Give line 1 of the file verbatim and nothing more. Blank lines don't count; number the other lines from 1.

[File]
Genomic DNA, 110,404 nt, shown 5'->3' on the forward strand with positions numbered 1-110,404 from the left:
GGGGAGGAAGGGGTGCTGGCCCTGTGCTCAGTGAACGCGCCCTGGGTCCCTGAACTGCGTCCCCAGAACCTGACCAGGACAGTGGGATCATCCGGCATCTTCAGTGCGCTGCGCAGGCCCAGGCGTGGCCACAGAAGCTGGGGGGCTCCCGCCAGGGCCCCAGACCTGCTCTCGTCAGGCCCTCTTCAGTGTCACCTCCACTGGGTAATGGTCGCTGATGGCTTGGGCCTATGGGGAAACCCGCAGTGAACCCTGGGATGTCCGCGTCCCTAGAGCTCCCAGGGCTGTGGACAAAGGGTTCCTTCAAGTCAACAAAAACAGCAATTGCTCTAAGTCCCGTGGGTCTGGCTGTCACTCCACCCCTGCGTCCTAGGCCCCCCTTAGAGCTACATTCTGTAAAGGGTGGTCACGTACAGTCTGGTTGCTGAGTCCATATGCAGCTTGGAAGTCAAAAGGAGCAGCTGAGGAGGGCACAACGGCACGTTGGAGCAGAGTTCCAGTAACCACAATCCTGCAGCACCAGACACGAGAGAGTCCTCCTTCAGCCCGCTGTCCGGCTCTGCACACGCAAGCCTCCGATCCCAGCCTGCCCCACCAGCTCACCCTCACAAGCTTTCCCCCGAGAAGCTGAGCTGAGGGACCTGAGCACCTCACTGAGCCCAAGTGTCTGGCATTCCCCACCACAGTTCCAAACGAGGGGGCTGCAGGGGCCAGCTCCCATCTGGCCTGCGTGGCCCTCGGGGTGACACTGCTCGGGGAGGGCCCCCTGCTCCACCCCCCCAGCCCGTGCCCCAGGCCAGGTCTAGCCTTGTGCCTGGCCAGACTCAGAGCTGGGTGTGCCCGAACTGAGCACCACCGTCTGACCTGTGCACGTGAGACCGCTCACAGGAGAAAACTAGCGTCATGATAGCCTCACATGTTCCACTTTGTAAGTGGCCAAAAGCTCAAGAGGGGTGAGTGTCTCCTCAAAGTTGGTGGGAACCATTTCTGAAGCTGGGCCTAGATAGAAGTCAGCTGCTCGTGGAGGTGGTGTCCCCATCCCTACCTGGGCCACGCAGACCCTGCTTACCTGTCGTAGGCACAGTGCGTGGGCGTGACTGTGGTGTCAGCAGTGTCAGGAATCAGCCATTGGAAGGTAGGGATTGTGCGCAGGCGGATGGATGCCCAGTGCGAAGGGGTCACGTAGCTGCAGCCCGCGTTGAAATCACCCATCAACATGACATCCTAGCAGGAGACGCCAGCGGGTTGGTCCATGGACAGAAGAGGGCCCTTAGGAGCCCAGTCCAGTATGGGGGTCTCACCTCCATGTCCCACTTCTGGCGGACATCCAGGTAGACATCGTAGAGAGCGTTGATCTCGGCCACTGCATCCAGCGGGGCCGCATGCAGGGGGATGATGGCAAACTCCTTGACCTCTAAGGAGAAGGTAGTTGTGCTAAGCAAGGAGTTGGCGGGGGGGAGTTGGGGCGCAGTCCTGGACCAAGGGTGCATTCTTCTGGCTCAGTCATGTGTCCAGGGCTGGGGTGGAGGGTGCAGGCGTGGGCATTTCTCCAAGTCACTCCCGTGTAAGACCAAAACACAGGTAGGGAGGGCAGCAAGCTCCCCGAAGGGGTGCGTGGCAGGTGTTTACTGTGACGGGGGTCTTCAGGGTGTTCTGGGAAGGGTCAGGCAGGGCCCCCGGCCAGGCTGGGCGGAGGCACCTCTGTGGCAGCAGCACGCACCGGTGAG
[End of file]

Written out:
Genomic DNA, 110,404 nt, shown 5'->3' on the forward strand with positions numbered 1-110,404 from the left: